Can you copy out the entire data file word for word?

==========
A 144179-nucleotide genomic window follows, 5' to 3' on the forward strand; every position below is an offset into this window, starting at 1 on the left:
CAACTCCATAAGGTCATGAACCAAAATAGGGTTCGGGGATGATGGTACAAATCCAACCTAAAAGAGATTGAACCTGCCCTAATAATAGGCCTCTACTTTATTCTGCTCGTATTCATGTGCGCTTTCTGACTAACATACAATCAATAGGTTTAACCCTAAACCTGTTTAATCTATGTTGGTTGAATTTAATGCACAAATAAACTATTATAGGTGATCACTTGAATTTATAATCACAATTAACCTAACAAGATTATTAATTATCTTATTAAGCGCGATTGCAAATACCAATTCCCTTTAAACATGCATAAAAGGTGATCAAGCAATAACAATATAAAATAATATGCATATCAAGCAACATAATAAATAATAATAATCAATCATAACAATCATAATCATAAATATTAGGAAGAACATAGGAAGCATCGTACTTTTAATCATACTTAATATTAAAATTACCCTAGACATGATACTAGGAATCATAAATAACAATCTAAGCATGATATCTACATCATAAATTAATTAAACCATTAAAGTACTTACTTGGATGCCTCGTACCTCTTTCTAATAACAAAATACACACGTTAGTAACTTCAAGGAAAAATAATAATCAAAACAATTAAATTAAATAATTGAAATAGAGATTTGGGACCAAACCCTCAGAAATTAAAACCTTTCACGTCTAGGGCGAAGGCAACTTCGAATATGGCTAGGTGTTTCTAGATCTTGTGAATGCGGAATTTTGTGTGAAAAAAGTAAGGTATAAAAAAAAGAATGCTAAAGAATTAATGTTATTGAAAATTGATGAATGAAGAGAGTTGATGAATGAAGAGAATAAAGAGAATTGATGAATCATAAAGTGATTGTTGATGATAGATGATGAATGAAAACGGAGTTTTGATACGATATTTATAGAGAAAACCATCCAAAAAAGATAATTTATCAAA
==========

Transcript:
A 144179-nucleotide genomic window follows, 5' to 3' on the forward strand; every position below is an offset into this window, starting at 1 on the left:
CAACTCCATAAGGTCATGAACCAAAATAGGGTTCGGGGATGATGGTACAAATCCAACCTAAAAGAGATTGAACCTGCCCTAATAATAGGCCTCTACTTTATTCTGCTCGTATTCATGTGCGCTTTCTGACTAACATACAATCAATAGGTTTAACCCTAAACCTGTTTAATCTATGTTGGTTGAATTTAATGCACAAATAAACTATTATAGGTGATCACTTGAATTTATAATCACAATTAACCTAACAAGATTATTAATTATCTTATTAAGCGCGATTGCAAATACCAATTCCCTTTAAACATGCATAAAAGGTGATCAAGCAATAACAATATAAAATAATATGCATATCAAGCAACATAATAAATAATAATAATCAATCATAACAATCATAATCATAAATATTAGGAAGAACATAGGAAGCATCGTACTTTTAATCATACTTAATATTAAAATTACCCTAGACATGATACTAGGAATCATAAATAACAATCTAAGCATGATATCTACATCATAAATTAATTAAACCATTAAAGTACTTACTTGGATGCCTCGTACCTCTTTCTAATAACAAAATACACACGTTAGTAACTTCAAGGAAAAATAATAATCAAAACAATTAAATTAAATAATTGAAATAGAGATTTGGGACCAAACCCTCAGAAATTAAAACCTTTCACGTCTAGGGCGAAGGCAACTTCGAATATGGCTAGGTGTTTCTAGATCTTGTGAATGCGGAATTTTGTGTGAAAAAAGTAAGGTATAAAAAAAAGAATGCTAAAGAATTAATGTTATTGAAAATTGATGAATGAAGAGAGTTGATGAATGAAGAGAATAAAGAGAATTGATGAATCATAAAGTGATTGTTGATGATAGATGATGAATGAAAACGGAGTTTTGATACGATATTTATAGAGAAAACCATCCAAAAAAGATAATTTATCAAA